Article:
That's right - Heart! Another offal nutritional superstar, heart is rich in iron, niacin, pantothenic acid, phosphorous, riboflavin, selenium, thiamin, vitamin B6, vitamin B12, and zinc. You can check out heart's nutritional information here. Handling and cleaning the actual muscle was interesting - more like theater than cooking! I really wanted to stage a shoot of me pretending to rip the pig heart out of Scrapple's chest, Indiana Jones style, but then decided it might be best to wait until AFTER we were legally married to broach the subject of acting out strange mock ritual reenactments. Maybe next time?
When contemplating how to make the tastiest first attempt at cooking this noble muscle, we asked the dudes behind the butchers counter at The Meat Hook for their advice. The general consensus was "It's nasty - marinate it, grill it, do whatever you can to hide the stink!". Apparently beef heart is much tastier and easier to cook. Educated but undaunted, I looked up some recipes (that involved marinating) and started to hash out a meal with what we had on hand...
Let me just start off by saying - I overcooked it. In my overzealous attempt to grill away the "nasty" I ended up with more grey than pink peeking out of the center of my painstakingly sliced heart. It was still quite tasty with none of the weird flavor the butchers had warned of, but I've adjusted the cooking times to save you from making the same mistake.
1 pig heart
3 cloves garlic, skin on
12 sprigs of fresh thyme
1.5 cups white wine
1/2 cup orange juice
1/4 cup lemon juice
Extra-virgin olive oil
2 artichokes, top third removed, and leaf tips trimmed
1/2 c olive oil
1 clove garlic chopped
1/2 tsp salt
1/4 tsp ground blk pepper
Lemon Thyme Rémoulade (at the bottom of this post, best if made before you start cooking so the flavors have ample time to meld)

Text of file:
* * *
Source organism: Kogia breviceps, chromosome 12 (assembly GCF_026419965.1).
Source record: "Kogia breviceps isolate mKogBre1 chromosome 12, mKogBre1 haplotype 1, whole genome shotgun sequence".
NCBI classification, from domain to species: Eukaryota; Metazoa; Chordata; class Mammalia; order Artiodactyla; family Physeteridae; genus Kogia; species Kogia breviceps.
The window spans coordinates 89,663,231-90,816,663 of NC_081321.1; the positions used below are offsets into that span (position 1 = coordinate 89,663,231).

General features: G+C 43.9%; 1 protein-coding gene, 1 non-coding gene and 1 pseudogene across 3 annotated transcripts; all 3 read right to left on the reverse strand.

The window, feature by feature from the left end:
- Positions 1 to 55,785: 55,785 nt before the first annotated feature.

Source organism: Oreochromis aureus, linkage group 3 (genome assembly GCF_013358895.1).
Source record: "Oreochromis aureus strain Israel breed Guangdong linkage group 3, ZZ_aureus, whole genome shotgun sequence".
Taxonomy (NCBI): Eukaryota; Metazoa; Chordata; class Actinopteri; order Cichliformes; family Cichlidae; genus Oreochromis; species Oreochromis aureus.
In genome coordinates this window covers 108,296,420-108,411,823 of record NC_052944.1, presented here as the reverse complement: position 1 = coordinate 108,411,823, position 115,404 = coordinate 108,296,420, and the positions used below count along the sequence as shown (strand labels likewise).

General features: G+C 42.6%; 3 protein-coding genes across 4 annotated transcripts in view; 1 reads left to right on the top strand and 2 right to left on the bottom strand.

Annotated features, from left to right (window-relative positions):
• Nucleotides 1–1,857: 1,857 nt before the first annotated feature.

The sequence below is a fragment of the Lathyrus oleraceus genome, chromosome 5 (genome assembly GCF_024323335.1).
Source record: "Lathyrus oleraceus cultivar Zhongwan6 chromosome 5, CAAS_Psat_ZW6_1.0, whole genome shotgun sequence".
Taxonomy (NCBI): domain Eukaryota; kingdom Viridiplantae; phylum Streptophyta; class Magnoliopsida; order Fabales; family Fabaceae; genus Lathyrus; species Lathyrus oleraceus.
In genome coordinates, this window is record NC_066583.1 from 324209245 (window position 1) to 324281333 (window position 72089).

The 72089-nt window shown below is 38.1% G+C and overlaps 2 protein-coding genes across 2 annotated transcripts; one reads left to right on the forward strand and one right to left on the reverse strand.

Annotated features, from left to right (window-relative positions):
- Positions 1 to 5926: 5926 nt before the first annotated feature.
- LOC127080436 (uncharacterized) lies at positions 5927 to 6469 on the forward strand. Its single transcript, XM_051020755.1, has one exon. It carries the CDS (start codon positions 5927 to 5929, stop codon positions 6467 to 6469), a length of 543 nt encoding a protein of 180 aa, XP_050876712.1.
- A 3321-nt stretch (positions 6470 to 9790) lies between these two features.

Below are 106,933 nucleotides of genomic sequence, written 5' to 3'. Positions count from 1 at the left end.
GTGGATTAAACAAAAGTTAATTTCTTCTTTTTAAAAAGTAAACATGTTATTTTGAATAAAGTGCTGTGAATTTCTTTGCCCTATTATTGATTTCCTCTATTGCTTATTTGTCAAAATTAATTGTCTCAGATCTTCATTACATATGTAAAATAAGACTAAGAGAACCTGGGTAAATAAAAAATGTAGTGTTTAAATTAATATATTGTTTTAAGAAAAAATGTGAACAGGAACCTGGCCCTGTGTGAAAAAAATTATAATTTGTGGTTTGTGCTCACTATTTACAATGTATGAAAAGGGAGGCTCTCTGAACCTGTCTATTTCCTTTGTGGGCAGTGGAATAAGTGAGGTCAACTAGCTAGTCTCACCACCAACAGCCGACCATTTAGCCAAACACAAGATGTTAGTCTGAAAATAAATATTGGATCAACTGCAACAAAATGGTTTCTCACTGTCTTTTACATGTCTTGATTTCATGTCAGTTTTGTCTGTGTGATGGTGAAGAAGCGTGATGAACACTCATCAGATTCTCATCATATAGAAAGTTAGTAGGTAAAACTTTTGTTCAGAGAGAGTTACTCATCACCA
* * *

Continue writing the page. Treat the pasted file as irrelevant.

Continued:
Extra Feta to crumble (there's no such thing as too much cheese)
1. Make Heart Marinade: Crush 3 garlic cloves (skin on) and thyme with a mortar and pestle. Mix with wine, lemon and orange juice, and a splash of olive oil. Let sit at room temperature for 1 hour.
2. Prepare your Artichokes: Rub the cut sides and bottoms of the artichokes with the lemon wedges and place in a large pot of boiling water. Weight them down with a heavy dish or bowl if they're floating, and simmer, partially covered, for about 15 minutes. You'll know they're ready when an outer leaf pulls off easily. Drain upside down. When cool, cut the artichokes into quarters and discard the spiny purple leaves and hairy choke.
3. While the artichokes are cooling, clean your heart! You're going to need to remove all of the outer fat and "silver skin". I watched this video of Chris Cosentino cleaning a beef heart to learn:
Once your heart is in clean pieces (I had 3 pieces) add to the heart marinade and let them soak up the flavors for at least 2 hours in the refrigerator.
As you can see, I got a nice surprise when I cut into the heart to clean it - it was hairy! I sent an email to Chris Cosentino's website asking about it, but haven't heard anything back yet. I'm guessing that the hair just gets washed in there when the animal is processed. Cleaning it out was no big deal, but the hairs were really lodged in there and I wasn't able to salvage the scraps to make stock with. Bummer.
4. Make the artichoke marinade: In a ziploc bag, combine the olive oil, vinegar, garlic, salt, and pepper. Add the artichoke quarters and toss to coat. Let marinate, refrigerated, for 2 to 4 hours, jiggling the bag around every half hour to redistribute the mixture.
5. Grill it up! It was raining the day we tried this one out, so we used our cast iron grill pan and I pressed the meat using a few pans and bowls.
Cook on medium high until medium rare - for 30 seconds to 1min on each side. Remove the heart pieces from the grill and set aside to rest for a good 5 minutes. Grill the artichokes until each side is crispy.
6. Thinly slice the heart against the grain and plate with grilled artichoke quarters (we eat a lot of veg, so we went with one artichoke per person). Crumble feta over the entire plate and drizzle some of the rémoulade over the 'chokes. Serve with the rest of the rémoulade on the side for dipping.
Lemon Thyme Rémoulade
1 cup homemade mayo
2 tsp paprika
1/4 tsp cayenne pepper
1 tbs fresh thyme leaves chopped
1 clove garlic, minced
1 tbs mustard (prepared, whole grain)
grated zest of 1 lemon
2 - 4 tbs lemon juice
1. Add all ingredients except for the lemon juice to the mayo. Stir gently with a spoon.
2. Slowly whisk in lemon juice 1 tbs at a time until the sauce is to your liking. I prefer mine I little stiffer so I only add 2 tbs.
3. Cover and refrigerate for at least 2 hours.